Alex Rice as Salter in A Number. Credit: Heather Kresge Photography

 

 

Maybe I Won’t Be Moving to the UK: The Times of London’s “Trouble With Women”

Via Jezabel, I found out that the Times of London has been running a feature series called “The Trouble With Women.” Titles in this series include “They Live in a Fantasy World,” “They Need to Stop Asking Pointless Questions,” “They Grow Up and Get Boring,” which includes chauvinist gems like this:

Women just don’t seem to retain that sense of childhood fun. Without the giddying effect of alcohol, or the energy generated by the first bloom of a new romance, they lack the spontaneity and freedom to enjoy unconditionally life’s simple pleasures. There are two reasons why this is so. One is that women’s brains are — obviously — wired differently from men’s. Primeval women existed to reproduce and protect the next generation. This maternal drive still remains, and the seriousness of this genetic responsibility manifests itself in sombre maturity. Women get stuck with being serious. On the other hand, primeval men were, as the cliché goes, the hunters, not the gatherers. They required a positive and outgoing approach; so they weren’t good parents, but they possessed an all-important sense of adventure. The evolutionary outcome is that men innately know how to have childlike fun. This type of behaviour is often not a good look, though, and that is something that matters to women. Perhaps it should also matter to men, but at least it doesn’t stop us appreciating fun.

And that’s just the beginning. “Stu,” who is only a year older than me, tries to comfort me about not wearing makeup by saying that men are more obsessed with the cheerleader from Heroes than with Lady Gaga: “Blokes actually like seeing their girlfriends unmade-up. It’s a privilege to be the only one who gets to see that side; it’s like exclusive access.” . . . Oh, okay. Like in a harem in some xenophobic Douglas Fairbanks movie?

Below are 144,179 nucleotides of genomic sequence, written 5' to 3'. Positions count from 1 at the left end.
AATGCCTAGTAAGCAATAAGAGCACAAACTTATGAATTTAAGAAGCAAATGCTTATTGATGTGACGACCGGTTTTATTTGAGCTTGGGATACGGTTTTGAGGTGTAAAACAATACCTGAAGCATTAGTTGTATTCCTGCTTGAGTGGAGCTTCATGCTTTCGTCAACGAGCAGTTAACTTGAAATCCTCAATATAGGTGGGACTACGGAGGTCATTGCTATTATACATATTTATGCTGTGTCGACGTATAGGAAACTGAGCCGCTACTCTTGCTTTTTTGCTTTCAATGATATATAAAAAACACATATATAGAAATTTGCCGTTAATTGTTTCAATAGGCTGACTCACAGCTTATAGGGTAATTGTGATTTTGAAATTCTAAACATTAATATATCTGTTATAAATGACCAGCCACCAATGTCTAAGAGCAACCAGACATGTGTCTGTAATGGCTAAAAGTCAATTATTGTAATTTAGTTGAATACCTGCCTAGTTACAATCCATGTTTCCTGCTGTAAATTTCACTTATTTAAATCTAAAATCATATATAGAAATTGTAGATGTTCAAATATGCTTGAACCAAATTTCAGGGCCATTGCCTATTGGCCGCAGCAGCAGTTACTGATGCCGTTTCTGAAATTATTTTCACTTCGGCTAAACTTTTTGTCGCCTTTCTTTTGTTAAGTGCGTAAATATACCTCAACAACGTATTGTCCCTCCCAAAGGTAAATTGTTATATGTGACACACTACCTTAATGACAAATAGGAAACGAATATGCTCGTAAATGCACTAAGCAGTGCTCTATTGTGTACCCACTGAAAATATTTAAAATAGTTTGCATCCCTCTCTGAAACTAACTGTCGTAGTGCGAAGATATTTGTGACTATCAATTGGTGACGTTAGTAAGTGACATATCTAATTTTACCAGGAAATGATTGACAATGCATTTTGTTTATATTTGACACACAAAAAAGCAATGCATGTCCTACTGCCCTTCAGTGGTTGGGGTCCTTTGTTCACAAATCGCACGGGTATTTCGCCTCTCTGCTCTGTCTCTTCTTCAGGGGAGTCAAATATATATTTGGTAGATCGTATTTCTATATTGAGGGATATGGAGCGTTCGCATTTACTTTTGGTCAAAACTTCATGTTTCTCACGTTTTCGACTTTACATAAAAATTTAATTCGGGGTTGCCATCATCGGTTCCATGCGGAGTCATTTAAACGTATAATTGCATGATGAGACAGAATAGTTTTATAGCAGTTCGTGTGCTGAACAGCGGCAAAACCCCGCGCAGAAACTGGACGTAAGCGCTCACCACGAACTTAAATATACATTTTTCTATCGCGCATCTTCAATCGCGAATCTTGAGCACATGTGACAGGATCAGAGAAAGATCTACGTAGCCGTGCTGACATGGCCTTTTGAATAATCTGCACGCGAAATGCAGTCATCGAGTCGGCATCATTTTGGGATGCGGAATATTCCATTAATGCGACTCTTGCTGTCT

Of course, my love, you're the only one who has access to me.

So I've got exclusive access, right? ....Right?

This series is filled with men bemoaning how women haven’t been understanding them, how they hate small talk and lots of makeup, and see the big picture while we’re lost in the little details, how we should just leave them alone so they can watch 24. (My question is, can I watch 24 with you?) Also, some plonker said the wage gap and glass ceiling was caused by women whining and moaning about how they should get a raise or a better job. Seriously. Continue reading

Planes, Trains, and Darkened Streets: Things I’m Afraid of Because I’m a Woman

My dear Lemoners-

It is time for me to do penance for ignoring you. It’s been a week and I’m sorry. I’m casting my thesis show at Carnegie Mellon, A Number. The Vineyard never stops being challenging, and I need to find time in the day to show this clip to everyone I know:

That Time Lord can do anything! (More to come when the special comes out on DVD!)

Anyway, as penance, I’m going to take a cue from my friend Jessica and give you more posts for you money. So today I’m going to talk a bit about the flight to Pittsburgh, pretty much forgetting how to get around the city I’ve called home for three years, seeing a dog maul a gay couple with a baby (after the jump. Seriously.), and about the subway ride to the airport, where I realized some very interesting conclusions.